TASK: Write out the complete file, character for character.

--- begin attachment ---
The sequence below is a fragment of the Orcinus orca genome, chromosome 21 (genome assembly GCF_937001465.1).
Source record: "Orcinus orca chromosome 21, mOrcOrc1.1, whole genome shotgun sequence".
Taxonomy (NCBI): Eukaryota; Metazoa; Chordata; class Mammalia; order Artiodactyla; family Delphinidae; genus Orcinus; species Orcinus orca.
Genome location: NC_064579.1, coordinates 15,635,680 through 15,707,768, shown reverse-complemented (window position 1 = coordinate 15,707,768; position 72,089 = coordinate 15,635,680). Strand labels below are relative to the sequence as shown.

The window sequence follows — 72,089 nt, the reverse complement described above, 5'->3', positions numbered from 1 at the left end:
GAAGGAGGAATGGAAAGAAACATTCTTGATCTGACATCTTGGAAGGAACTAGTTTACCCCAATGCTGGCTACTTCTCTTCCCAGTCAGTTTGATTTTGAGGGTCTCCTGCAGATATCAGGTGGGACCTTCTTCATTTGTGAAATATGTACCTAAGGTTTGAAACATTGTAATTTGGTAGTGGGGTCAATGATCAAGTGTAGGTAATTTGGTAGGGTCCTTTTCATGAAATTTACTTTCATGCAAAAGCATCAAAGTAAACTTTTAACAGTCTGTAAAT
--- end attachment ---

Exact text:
The sequence below is a fragment of the Orcinus orca genome, chromosome 21 (genome assembly GCF_937001465.1).
Source record: "Orcinus orca chromosome 21, mOrcOrc1.1, whole genome shotgun sequence".
Taxonomy (NCBI): Eukaryota; Metazoa; Chordata; class Mammalia; order Artiodactyla; family Delphinidae; genus Orcinus; species Orcinus orca.
Genome location: NC_064579.1, coordinates 15,635,680 through 15,707,768, shown reverse-complemented (window position 1 = coordinate 15,707,768; position 72,089 = coordinate 15,635,680). Strand labels below are relative to the sequence as shown.

The window sequence follows — 72,089 nt, the reverse complement described above, 5'->3', positions numbered from 1 at the left end:
GAAGGAGGAATGGAAAGAAACATTCTTGATCTGACATCTTGGAAGGAACTAGTTTACCCCAATGCTGGCTACTTCTCTTCCCAGTCAGTTTGATTTTGAGGGTCTCCTGCAGATATCAGGTGGGACCTTCTTCATTTGTGAAATATGTACCTAAGGTTTGAAACATTGTAATTTGGTAGTGGGGTCAATGATCAAGTGTAGGTAATTTGGTAGGGTCCTTTTCATGAAATTTACTTTCATGCAAAAGCATCAAAGTAAACTTTTAACAGTCTGTAAAT